Postpartum anxiety and depression are becoming better known issues but that doesn’t mean that knowing where and how to seek help is commonplace. Four years ago when I sat in a room with the OB on call and stared down at a depression questionnaire that I knew was off the charts I thought my only options were counseling, medication, both, or none. In fact, those were the only options given to me. So I chose medication and went home to search Amazon on my own for books that might be helpful. And to be honest, I ordered a few but never read them. At least not at the time. My anti-anxiety meds kicked in and I didn’t look back. Getting to the heart of my anxiety seemed like a waste of time when I was “feeling better”. I was in fact feeling better, but I was numb. It wasn’t until trying to conceive my son that I realized I had to do some work, some examining in order to achieve wholeness again.
So for the past two years I have thrown my spare time into this passion- this heart for helping women navigate the heaviness that can come with birth and postpartum. Loss of self, anxiety, depression, etc. I refuse to let it be an elephant in the room. Acknowledging that you are unhappy, scared, lonely, angry, or all of the above does not diminish the miracle of your pregnancy and baby. It doesn’t mean that you’re not grateful for your child and over the moon in love. It simply means that you’ve experienced probably the most intense transition in your life and everything looks and feels different. And you need help.
I’ll start with my favorite books that begin with pregnancy and take you through the postpartum period.
- Birthing From Within, by Pam England and Rob Horowitz walks women through the spiritual aspect of pregnancy and childbirth and provides ideas for inner work that can be done all throughout pregnancy, bringing full awareness into the changes that women experience in both body and soul. You can order it Here
- The Mother-to-Mother Postpartum Depression Support Book by Sandra Poulin is a wonderful collection of stories from women who experienced all kind of postpartum mental health challenges and recovered. The stories are broken up by the type and severity of postpartum depression and are very helpful. Order Here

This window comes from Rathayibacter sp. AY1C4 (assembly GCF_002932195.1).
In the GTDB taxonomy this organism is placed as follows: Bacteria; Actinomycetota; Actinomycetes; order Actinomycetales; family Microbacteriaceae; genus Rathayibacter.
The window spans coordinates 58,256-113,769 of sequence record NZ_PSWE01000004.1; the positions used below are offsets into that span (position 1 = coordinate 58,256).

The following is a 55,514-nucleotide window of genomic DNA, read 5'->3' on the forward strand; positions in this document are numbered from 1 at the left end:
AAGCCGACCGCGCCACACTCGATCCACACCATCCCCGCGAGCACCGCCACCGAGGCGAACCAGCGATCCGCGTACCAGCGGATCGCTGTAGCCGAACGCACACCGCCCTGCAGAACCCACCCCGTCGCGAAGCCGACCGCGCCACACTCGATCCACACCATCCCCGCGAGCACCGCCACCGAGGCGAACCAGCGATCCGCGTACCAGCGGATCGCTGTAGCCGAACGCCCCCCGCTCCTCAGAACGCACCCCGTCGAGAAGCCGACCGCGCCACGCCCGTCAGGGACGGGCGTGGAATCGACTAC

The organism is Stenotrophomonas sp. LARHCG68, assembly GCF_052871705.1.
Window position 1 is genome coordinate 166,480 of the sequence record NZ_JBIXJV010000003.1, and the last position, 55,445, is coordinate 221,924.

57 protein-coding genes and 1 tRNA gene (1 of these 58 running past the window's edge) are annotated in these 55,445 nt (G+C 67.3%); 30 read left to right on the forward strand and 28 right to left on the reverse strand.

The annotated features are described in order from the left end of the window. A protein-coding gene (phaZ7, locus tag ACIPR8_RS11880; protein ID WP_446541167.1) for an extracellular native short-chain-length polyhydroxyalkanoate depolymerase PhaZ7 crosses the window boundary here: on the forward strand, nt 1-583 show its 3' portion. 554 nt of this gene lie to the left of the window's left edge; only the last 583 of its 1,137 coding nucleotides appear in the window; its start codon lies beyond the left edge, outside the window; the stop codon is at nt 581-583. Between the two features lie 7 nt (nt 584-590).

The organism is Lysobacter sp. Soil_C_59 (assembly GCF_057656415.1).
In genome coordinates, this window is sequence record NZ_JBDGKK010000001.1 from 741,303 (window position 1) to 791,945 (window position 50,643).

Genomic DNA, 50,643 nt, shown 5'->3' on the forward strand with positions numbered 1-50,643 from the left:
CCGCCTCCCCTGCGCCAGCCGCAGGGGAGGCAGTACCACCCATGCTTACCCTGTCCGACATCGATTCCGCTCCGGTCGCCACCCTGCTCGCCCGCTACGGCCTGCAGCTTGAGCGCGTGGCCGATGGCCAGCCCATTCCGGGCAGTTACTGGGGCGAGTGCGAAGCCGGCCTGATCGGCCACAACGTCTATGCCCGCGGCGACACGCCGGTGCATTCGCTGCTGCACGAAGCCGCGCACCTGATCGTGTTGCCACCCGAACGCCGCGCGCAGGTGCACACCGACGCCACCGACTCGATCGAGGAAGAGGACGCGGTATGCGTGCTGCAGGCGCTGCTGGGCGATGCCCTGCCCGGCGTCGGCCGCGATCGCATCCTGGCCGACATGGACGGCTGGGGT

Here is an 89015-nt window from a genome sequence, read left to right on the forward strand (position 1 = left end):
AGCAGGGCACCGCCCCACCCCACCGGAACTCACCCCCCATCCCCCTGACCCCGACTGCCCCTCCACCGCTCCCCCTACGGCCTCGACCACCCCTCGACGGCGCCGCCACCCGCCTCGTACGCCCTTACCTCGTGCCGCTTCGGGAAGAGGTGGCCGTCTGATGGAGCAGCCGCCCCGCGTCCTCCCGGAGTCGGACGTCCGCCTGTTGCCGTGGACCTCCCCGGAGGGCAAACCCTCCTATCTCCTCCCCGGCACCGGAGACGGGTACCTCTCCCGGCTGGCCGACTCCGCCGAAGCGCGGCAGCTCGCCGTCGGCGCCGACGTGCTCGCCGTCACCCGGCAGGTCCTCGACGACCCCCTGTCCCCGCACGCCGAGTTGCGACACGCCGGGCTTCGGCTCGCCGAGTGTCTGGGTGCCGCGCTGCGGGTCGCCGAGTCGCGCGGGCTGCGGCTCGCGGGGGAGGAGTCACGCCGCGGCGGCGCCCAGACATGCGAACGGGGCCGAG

- Postpartum Depression Demystified by Joyce Venis and Suzanne McCloskey is exactly what is sounds like and is great if there is a “need for information” junkie in you who needs to know what PPD is, what it looks like chemically, what causes it, etc. coming from a clinical perspective. It is not spiritual in its approach but still a valuable read. This text can be found Here
- After the Baby’s Birth: A Woman’s Way to Wellness by Robin Lim is a wonderful text filled with all of the ways postpartum women can care for themselves, from sleep, to nutrition, to stretching, to journaling. I have loved this book. You can find it Here
Books are wonderful tools for wellness and healing, but it has been the power of story that has had the greatest effect on my recognition of self as a mother. Nothing has touched me more or made me feel more accepting of myself than hearing the words of a fellow mother who has, remarkably, felt like I feel and walked where I have walked. For that reason, the following resources are community and story based and can all be accessed virtually. I think virtual community is a great jumping off point in the case of PPD because you can chose your level of anonymity and go deeper if you wish from there.
- The Village Magazine is an online and published magazine that is dedicated to bringing back the “sisterhood in motherhood”, which is something that I’ve mentioned in previous posts as being vital to emotional health in motherhood. The old adage “it takes a village” is real, and these women recognize it. Their website will lead you to various forms of social media, but I particularly love following them on Instagram for the story aspect that it brings. You’ll see what I mean. 🙂 thevillagemag.com
- Your local LaLeche League is a vast resource! It could be that your anxiety/depression/etc is coming in large part from breastfeeding issue. Seek help and use their fabulous resources! Their local chapter meet-ups are a wonderful way to meet other moms that are walking through life postpartum right along with you. http://www.llli.org/
- Birth Without Fear is an incredible community and has been the loudest voice in my recognition that my cesarean birth with my daughter was BIRTH and not just a surgical procedure. They have a blog, a facebook page, Instagram account, etc and the stories are absolutely incredible. Healing, inspiring, beautiful. Enjoy! http://birthwithoutfearblog.com/
Have you found any other resources for mental and spiritual health after birth? If you have, please share! And never, ever diminish the power of your story. One day it will be the healing balm for another.
Good night, dear ones.